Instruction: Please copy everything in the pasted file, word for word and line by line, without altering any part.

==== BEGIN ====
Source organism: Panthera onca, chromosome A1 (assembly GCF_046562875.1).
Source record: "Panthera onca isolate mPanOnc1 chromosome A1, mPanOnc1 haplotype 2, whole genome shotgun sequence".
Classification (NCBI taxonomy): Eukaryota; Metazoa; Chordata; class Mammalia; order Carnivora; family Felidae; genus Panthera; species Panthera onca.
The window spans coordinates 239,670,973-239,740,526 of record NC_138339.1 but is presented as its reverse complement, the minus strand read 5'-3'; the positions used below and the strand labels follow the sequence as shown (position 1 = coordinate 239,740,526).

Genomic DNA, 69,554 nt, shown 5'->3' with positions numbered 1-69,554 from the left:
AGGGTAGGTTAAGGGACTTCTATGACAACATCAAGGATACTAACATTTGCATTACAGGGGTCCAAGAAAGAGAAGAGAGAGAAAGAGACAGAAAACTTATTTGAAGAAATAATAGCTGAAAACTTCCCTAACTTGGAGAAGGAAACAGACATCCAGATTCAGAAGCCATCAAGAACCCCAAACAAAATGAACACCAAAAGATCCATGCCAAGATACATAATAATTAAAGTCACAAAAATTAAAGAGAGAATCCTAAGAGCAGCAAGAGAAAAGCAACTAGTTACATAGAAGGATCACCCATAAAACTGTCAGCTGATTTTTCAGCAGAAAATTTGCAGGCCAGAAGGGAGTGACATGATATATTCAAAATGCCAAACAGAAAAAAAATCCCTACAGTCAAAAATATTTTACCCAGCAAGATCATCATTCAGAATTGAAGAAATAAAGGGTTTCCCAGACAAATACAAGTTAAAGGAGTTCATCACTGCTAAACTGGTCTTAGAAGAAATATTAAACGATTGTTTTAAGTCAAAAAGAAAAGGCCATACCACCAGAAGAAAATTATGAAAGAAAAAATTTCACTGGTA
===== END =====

Source organism: Panthera onca, chromosome A1 (assembly GCF_046562875.1).
Source record: "Panthera onca isolate mPanOnc1 chromosome A1, mPanOnc1 haplotype 2, whole genome shotgun sequence".
Classification (NCBI taxonomy): Eukaryota; Metazoa; Chordata; class Mammalia; order Carnivora; family Felidae; genus Panthera; species Panthera onca.
The window spans coordinates 239,670,973-239,740,526 of record NC_138339.1 but is presented as its reverse complement, the minus strand read 5'-3'; the positions used below and the strand labels follow the sequence as shown (position 1 = coordinate 239,740,526).

Genomic DNA, 69,554 nt, shown 5'->3' with positions numbered 1-69,554 from the left:
AGGGTAGGTTAAGGGACTTCTATGACAACATCAAGGATACTAACATTTGCATTACAGGGGTCCAAGAAAGAGAAGAGAGAGAAAGAGACAGAAAACTTATTTGAAGAAATAATAGCTGAAAACTTCCCTAACTTGGAGAAGGAAACAGACATCCAGATTCAGAAGCCATCAAGAACCCCAAACAAAATGAACACCAAAAGATCCATGCCAAGATACATAATAATTAAAGTCACAAAAATTAAAGAGAGAATCCTAAGAGCAGCAAGAGAAAAGCAACTAGTTACATAGAAGGATCACCCATAAAACTGTCAGCTGATTTTTCAGCAGAAAATTTGCAGGCCAGAAGGGAGTGACATGATATATTCAAAATGCCAAACAGAAAAAAAATCCCTACAGTCAAAAATATTTTACCCAGCAAGATCATCATTCAGAATTGAAGAAATAAAGGGTTTCCCAGACAAATACAAGTTAAAGGAGTTCATCACTGCTAAACTGGTCTTAGAAGAAATATTAAACGATTGTTTTAAGTCAAAAAGAAAAGGCCATACCACCAGAAGAAAATTATGAAAGAAAAAATTTCACTGGTA